The Difference Between Logical and Physical Modeling

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(There are many differences between the logical and physical model, and even another model to consider between the two.)
Current revision (17:37, 22 January 2010) (edit) (undo)
 
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The term “physical” has two meanings that cause a lot of confusion when DBA’s are talking to each other. The first encompasses SQL objects: tables, columns, constraints, etc. The second uses the term as referring to data is stored in the hardware.
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A data model is an abstract representation of data requirements, from documentation to structure. A common misconception is that the model is only a graphic, though in reality it a complete language of how to communicate the structure. A model usually has an associated picture, giving a powerful overview of the database, but which lacks the fidelity of the complete model.
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The latter usage fits better with the original meaning that was coined in Codd’s Twelve Rules for a Relational Database Management System in Rule 8: Physical Data Independence. It basically states that the RDBMS should be allowed to store the data in any way or anywhere it pleases without changing the meaning or access.
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While my RDBMS experience is specifically with Microsoft SQL Server, from what I have gathered, nearly all of the popular RDBMS tools allow data to be arranged physically in different manners, like sorted on disk, partitioned across different disk drives, non-unique indexes applied, etc.
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When creating a data model, there are usually two forms of the model, a '''logical''' model and '''physical''' model. The logical model usually comes first and represents the implementation nonspecific data requirements, while the physical model covers the implementation specific details used to implement the database.
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Realistically, no matter what term is used, there are three distinct models that you ought to consider:
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'''Logical''': Implementation nonspecific requirements for data storage
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''The term “physical”’s meaning in Codd’s Twelve Rules for a Relational Database Management System in Rule 8: Physical Data Independence. It basically states that the RDBMS can store the data in any way without changing the meaning or programmatic access. Physical has evolved to encompass the SQL objects that are used to implement the system as well.''
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'''Implementation''': RDBMS specific details needed to create a database that can actually store data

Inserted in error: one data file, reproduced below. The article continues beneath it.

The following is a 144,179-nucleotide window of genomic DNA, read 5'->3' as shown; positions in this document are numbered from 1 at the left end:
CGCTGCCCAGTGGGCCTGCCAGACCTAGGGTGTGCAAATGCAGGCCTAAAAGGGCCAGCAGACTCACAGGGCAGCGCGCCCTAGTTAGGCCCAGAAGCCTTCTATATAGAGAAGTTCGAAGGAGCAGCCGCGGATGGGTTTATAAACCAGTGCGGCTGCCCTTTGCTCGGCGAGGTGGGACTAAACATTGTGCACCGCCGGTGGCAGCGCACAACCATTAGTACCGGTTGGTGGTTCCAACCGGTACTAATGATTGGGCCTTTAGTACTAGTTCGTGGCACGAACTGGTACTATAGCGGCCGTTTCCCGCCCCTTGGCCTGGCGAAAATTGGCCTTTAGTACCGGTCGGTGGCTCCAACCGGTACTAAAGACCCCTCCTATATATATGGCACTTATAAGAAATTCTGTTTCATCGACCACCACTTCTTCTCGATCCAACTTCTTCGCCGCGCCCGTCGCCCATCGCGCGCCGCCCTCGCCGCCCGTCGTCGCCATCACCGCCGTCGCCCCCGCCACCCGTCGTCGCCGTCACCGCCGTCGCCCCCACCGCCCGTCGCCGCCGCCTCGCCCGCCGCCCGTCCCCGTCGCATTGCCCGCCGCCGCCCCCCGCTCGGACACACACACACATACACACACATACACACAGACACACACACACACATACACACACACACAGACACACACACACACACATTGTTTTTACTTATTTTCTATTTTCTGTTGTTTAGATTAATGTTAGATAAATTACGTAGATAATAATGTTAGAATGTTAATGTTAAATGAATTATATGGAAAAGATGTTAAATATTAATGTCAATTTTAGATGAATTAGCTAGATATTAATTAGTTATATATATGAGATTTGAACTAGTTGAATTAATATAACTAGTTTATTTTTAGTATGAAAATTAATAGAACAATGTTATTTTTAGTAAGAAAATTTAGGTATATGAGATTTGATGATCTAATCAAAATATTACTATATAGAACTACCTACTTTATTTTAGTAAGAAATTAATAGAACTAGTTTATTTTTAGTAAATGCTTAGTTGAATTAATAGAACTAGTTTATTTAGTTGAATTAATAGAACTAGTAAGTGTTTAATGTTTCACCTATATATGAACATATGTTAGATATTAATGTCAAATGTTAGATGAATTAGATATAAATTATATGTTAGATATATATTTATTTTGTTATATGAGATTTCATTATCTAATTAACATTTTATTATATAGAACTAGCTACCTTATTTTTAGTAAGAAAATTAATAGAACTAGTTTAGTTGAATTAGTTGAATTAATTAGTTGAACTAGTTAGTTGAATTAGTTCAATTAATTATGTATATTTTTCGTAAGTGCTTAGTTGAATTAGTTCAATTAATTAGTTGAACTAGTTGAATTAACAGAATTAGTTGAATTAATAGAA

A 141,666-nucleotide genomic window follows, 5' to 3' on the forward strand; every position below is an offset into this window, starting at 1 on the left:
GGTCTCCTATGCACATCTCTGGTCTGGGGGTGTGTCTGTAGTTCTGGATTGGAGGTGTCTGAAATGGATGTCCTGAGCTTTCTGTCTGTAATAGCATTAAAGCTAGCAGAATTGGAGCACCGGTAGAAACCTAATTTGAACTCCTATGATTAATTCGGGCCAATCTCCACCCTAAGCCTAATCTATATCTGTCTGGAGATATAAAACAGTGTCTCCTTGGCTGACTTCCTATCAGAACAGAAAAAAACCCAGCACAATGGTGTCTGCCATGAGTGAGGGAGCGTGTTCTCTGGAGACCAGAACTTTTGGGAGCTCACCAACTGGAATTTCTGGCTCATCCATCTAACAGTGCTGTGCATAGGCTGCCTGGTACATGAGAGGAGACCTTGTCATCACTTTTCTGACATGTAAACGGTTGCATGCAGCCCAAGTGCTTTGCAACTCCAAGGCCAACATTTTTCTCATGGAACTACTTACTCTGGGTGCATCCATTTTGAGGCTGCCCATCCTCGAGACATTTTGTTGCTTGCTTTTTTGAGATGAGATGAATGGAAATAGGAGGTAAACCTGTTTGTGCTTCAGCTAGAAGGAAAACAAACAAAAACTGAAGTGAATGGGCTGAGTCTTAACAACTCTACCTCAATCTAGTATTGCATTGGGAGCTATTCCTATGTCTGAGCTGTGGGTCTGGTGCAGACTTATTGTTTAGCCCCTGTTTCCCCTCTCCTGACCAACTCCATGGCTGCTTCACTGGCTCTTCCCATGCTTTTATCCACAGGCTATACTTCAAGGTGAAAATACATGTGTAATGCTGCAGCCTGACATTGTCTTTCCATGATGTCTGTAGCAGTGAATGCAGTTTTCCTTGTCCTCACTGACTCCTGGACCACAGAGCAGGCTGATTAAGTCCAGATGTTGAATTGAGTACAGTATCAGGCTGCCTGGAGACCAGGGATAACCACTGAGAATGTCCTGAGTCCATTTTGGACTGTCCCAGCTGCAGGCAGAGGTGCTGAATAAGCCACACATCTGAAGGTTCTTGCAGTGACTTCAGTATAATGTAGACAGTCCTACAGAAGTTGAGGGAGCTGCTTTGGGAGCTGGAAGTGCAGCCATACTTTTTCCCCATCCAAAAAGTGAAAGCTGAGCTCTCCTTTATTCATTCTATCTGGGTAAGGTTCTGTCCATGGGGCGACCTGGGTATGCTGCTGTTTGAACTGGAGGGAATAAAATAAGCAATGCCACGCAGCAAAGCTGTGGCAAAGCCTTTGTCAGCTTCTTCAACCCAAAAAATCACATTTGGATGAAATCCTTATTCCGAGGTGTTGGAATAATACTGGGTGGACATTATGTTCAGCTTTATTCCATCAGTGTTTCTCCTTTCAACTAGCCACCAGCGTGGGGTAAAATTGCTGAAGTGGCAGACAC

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'''Logical'''
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• '''Physical''': Hardware model has no client meaning, only where/how data is stored
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The implementation nonspecific requirements are documented here. The logical model is a highly structured document of what the database is attempting to do for the client. The goal is to get the requirements from the user/artifacts, and present an ideal representation of the necessary data to solve the client’s needs.
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'''Logical'''
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Ideally the design will be void of details such as how SQL Server or Oracle would perform some task. Even things that cannot (or simply will not) be implemented in the data tier should be represented in the logical model.
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The initial phase of implementation nonspecific requirements are commonly called the logical model. The goal is to get the requirements from the user/documentation, and end up with a relational database design that will represent near perfection. More or less the logical model is a highly structured document of what the database is attempting to do for the client. Ideally the design will be normalized, be void of implementation specific knowledge such as how SQL Server or Oracle would perform some task. The logical model is more or less documentation to the meaning of the client’s data structure needs.
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'''Implementation'''
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Naming is critical, and when naming tables and columns, the names should be fully spelled out with little, if any, abbreviations and no concessions to the max length of names in the RDBMS. Tables, relationships, columns, etc should also be defined as to their purpose.
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The logical model directs programmers to create an RDBMS specific model. In this model, you adapt the logical model for implementation in the host RDBMS without dropping expected meaning. Exact datatypes, constraints, triggers, and whatever else may be needed to implement the logical model. This model should be reasonably void of performance details, like indexes to tune a query. This will be the job of the physical model.